The Meridiani science to date has largely been snapshots of the planet. There's little to relate how Mars looks now to how Mars changes over a month, a year, two years. What processes occur over timespans we have no experience of? What state are old tracks in? Did the duststorm alter sites previously visited? On what scales?

Real world data of Mars' dynamism, and practical engineering data relating to the development of future, better rovers must be more worthwhile than some trek into the unknown with a certainly unattainable goal - or the parking of a still-mobile rover for little more than symbolic purposes.

Andy
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ustrax
post Feb 14 2008, 02:49 PM
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How could have I missed this post?... blink.gif
Thanks for those links marswiggles! smile.gif

While there's no HiRise images we have almost all the terrain covered, what permits us to wildly, wildly speculate about possible routes and timelines...here's my take on reaching Ithaca in 16 months...OK, I'm will to push that into 2 years, not more than that... tongue.gif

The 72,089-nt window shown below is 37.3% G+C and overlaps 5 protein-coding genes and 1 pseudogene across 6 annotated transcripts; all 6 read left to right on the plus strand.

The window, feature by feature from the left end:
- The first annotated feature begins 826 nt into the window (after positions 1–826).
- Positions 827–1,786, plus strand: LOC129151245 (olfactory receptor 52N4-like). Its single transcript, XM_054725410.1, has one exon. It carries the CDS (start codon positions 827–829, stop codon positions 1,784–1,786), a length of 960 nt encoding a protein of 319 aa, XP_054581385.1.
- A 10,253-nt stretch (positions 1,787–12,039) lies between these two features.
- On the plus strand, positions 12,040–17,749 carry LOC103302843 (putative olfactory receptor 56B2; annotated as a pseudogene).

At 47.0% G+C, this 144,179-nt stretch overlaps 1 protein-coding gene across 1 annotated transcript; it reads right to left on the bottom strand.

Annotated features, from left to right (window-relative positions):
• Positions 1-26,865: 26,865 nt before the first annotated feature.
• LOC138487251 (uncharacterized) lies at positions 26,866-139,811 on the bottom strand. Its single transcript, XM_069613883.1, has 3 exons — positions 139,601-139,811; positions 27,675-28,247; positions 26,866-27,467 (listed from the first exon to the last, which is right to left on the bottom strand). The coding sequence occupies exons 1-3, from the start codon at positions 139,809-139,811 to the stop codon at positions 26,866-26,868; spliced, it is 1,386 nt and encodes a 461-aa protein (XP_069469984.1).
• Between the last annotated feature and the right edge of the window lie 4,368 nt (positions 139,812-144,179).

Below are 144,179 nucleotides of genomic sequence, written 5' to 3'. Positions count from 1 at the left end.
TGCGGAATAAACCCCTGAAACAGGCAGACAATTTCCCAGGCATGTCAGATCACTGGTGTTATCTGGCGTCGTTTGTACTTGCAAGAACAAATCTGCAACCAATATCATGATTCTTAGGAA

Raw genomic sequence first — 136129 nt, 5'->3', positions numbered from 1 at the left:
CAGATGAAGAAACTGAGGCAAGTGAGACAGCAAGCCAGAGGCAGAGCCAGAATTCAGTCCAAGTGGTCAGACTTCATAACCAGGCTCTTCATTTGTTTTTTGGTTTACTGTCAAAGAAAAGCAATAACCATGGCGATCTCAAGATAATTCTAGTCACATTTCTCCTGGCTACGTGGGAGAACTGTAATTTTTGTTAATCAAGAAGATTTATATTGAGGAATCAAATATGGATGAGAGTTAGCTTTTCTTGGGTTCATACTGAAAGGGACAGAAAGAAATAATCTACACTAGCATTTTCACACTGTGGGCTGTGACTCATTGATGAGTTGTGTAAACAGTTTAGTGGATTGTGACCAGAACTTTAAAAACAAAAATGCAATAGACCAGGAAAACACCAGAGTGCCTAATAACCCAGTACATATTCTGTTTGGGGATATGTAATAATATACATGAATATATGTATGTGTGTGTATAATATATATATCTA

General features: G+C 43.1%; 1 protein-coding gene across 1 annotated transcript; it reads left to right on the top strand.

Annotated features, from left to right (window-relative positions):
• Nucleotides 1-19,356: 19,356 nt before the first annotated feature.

Attached Image


Too unreal?...


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djellison
post Feb 14 2008, 03:01 PM
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Endurance to Victoria was a sprint. It had technical halts, but so would the drive to Ithaca. It had very very few science stops of any significance. Over long distances of mixed terrain - that's as good as it gets.

It took 22 months to reach Victoria. There is no reason to suggest a more rapid rate of progress could be made on the way to Ithaca. 40-50 months (or roughly 3 to 4 years) is far more realistic. Give the likelihood of one or more serious mechanical failures on the way, a conservative estimate could be at least double that.

That route in particular isn't great. South East isn't really a nice option. NE is far more navigable.

Doug